The concert was to honor the man I worked with for some 15 years: Rubinoff and His Violin. He was also a part of the Big Band scene even though he played the violin. He also was part of the Hollywood scene. America loved his music. This was in the 1930’s. Then, he was grossing an income as high was $500,000.00 yearly. I think the Ted Lewis Museum is every bit as good as the museum featured in the movie, National Treasure. It has a lot of spirit, thanks to Joseph Rubin. This gracious curator has a solid musical background. He founded the Canton Comic Opera Company. The Maestro states “Some people today don’t even know what a revue is.”
Happy Birthday also to Rubinoff thanks to Joseph Rubin
Rubin spent months sorting and translating countless cigarette-burned, taped-together pages of music. They “looked like they went through a war.” For this purpose he used composition software.
The hoopla is about to begin. Great things are in the making. However, here and now you can enjoy Rubinoff and I playing our arrangement of the Fiddler on the Roof. Steven Greenman and I played this same arrangement in concert. Below are Rubinoff and I playing in New York in 1984. The performance was given in the Catskills at Scott’s Oquaga Lake House. Let joyfulness and festivities begin!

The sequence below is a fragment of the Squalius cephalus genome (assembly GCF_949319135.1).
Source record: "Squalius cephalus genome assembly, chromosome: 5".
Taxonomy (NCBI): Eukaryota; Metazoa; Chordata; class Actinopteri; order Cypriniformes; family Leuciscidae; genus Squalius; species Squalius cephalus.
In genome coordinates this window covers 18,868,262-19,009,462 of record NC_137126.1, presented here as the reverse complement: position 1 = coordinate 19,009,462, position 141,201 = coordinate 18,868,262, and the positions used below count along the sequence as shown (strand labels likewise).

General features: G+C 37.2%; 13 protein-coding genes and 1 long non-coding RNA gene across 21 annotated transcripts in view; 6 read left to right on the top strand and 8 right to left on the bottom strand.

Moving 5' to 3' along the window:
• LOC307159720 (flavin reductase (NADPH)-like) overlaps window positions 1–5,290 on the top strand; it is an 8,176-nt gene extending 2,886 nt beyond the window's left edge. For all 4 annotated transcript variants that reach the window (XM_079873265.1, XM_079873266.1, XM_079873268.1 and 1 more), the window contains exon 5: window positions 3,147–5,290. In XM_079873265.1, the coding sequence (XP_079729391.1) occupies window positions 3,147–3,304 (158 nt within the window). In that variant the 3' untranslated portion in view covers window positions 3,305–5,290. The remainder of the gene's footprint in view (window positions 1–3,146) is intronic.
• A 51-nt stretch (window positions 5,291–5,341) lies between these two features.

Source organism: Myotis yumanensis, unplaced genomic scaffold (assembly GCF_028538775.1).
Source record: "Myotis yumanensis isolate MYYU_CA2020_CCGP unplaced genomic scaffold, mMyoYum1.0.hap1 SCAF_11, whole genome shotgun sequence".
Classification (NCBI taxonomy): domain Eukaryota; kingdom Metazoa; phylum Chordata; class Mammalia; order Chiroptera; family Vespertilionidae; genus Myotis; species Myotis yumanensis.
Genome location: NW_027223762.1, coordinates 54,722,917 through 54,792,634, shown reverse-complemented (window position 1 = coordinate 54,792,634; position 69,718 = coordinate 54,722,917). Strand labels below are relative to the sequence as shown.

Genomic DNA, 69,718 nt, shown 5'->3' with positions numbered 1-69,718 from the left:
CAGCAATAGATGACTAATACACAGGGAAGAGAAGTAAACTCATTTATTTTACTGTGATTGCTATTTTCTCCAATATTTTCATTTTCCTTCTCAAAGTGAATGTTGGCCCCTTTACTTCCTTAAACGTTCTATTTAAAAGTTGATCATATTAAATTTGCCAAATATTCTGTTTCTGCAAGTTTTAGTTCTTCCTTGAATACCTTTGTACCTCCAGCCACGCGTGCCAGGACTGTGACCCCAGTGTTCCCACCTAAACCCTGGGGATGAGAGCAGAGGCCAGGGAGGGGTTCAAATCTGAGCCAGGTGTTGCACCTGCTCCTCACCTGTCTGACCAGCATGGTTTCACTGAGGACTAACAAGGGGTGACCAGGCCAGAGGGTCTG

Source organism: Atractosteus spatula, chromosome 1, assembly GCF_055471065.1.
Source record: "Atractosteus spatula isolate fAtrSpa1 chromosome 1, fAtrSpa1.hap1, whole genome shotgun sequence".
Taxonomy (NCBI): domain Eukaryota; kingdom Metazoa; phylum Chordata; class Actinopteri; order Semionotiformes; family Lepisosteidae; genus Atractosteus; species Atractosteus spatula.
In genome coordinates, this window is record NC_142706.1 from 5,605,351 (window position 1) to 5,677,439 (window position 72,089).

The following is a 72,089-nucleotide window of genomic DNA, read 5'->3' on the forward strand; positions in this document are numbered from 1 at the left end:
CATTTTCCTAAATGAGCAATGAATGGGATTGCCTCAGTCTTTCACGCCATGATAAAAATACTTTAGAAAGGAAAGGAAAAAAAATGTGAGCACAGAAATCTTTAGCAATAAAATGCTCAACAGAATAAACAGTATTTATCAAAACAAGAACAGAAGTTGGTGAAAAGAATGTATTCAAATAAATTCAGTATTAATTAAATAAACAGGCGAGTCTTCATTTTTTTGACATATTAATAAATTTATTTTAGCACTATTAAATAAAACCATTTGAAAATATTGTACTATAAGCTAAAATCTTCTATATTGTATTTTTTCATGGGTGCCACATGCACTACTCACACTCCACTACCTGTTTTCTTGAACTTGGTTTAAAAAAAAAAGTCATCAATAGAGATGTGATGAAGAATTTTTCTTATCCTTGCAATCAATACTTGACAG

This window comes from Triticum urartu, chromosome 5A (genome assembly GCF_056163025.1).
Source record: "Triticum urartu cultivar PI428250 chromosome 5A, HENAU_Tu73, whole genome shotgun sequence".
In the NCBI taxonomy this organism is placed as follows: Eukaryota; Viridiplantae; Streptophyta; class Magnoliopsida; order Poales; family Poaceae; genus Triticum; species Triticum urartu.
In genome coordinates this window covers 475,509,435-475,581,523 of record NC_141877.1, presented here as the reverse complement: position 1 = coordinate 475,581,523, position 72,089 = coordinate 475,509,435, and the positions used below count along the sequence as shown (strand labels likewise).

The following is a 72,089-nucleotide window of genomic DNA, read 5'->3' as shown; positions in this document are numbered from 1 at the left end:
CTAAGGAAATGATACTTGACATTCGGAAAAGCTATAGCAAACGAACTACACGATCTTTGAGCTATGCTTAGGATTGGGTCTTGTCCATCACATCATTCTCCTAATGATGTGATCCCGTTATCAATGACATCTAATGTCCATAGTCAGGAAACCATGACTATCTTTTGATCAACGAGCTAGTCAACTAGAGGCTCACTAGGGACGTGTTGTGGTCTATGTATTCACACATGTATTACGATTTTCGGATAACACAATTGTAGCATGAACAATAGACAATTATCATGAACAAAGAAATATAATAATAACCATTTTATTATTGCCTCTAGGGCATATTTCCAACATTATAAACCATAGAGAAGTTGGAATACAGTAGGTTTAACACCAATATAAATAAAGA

Lecture Magic for Me in Circleville Thanks to Rubinoff and His Violin. Life can spin out of control. Sometimes this can be in wonderful ways. Sometimes events can spin badly. In Circleville it was very good. First, I will define key words in this blog. First word to define is Circleville, Ohio. The featured picture was taken at the lectern in the auditorium at Circleville High School. Date was June 2, 2018. A concert honoring Rubinoff and His Violin was about to take place. I am standing at the podium for two reasons;
To give a lecture. It covered high points of my 15 year association with Rubinoff and His Violin.
I will be performing on the piano. My position will be to accompany violin maestro Steven Greenman. We were set to play several arrangements I made with Rubinoff.
Also included was a 28 piece high powered orchestra. Assembled for the performance were top instructors. They were from leading musical programs at top universities around Ohio. This performance was the vision of the conductor, Joseph Rubin. He is also the curator of the Ted Lewis Museum in Circleville. Please keep checking my posts. Samples and segments from the concert will soon be available on youtube.
Lecture Magic in Circleville, Ohio
So what’s magical about this concert? An element of the mystical is found in the very town of Circleville. The city’s name is derived from its original layout. It was created in 1810 within the 1,100 ft (340 m) diameter of a circle. Many future blogs will be appearing about this 1100 foot diameter. It will illustrate a connection to prehistoric cultures. The Hopewell tradition earthwork dates back to the early centuries of the Common Era.